Archive: August, 2012
Philadelphia's very original, very funny all-girl sketch-comedy troupe ManiPedi was founded in the summer of 2011 by Madonna Marie Refugia, who was asked to put something together for a show at Camp Tabu. She enlisted the help of funny ladies Shannon Brown, Briana Kelly, Kaitlin Thompson and Aubrie Williams, and named the group after a word she made up to describe the moment when she gets drunk and can't feel her hands and feet.
I asked member Aubrie Williams what about ManiPedi's comedic influences. "We're all Kids in the Hall fans, we love The State. We love Amy Poehler, Tina Fey and Louis CK, of course. We've also been super inspired by Philly groups Camp Woods, The Feekos, Secret Pants and Meg and Rob. Separately, we're also influenced by different things, and we have different voices when we write sketches, which makes the collaborative process really awesome."
words: MJ Fine | photos: Chris Sikich
“There’s only one queen, and that’s Madonna,” Nicki Minaj concedes on “I Don’t Give A.”
Well, sure: Queen’s just one of the many roles Madonna’s played in her 30-year career, and the MDNA Tour features several of them: warrior, majorette, Gaultier muse, freedom lover, spiritual guide and street dancer, surrounded — as always — by a troupe of impeccably chiseled and coiffed dancers who were pressed into duty as assassins, wire-walkers and gospel singers.
But when the show made its North American debut on Tuesday, wide swaths of the audience didn’t automatically give the queen her due. The boos came early, when Madonna didn’t take the stage on time — as though anyone had someplace more important to be on a Tuesday at 10 p.m. Later, when she urged the crowd not to take freedom for granted, some grumbles ran through the Wells Fargo Center, as though the woman who was recently slapped with a $10.5 million lawsuit by Russian concertgoers for speaking out in support of gay rights would just shut up and play the hits.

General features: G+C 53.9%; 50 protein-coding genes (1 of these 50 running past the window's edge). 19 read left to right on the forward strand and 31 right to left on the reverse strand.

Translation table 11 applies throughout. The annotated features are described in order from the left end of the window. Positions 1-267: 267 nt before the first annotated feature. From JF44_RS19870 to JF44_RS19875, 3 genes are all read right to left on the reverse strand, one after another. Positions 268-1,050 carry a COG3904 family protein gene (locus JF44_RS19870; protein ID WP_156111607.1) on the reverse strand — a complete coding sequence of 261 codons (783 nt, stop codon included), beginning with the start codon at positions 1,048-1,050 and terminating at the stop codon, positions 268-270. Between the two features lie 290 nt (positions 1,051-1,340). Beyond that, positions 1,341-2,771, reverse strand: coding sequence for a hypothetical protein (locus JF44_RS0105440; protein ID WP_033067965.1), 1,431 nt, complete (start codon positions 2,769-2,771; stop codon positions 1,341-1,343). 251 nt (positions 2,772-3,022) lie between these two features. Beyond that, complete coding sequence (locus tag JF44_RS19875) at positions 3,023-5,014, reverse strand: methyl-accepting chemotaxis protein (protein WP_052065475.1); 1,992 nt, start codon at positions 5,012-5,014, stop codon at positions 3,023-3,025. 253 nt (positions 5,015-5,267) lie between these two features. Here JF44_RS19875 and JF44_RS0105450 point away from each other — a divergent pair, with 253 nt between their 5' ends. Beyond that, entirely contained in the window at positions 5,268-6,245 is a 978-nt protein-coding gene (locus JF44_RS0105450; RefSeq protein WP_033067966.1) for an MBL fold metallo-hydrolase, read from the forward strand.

Not on this tour, which has featured declarations of support for the young jailed women of Pussy Riot. Not in Philadelphia, which is — not coincidentally, Madonna noted Tuesday — the birthplace of the Declaration of Independence. And not on the first night of the Republican National Convention in Tampa, where one GOP woman after another tried to close the party’s gender gap.
ICEPACK ILLUSTRATED: Where Beanie goes trouble follows. Where there’s Will, there’s way goodness. Where’s Corey Feldman anyway?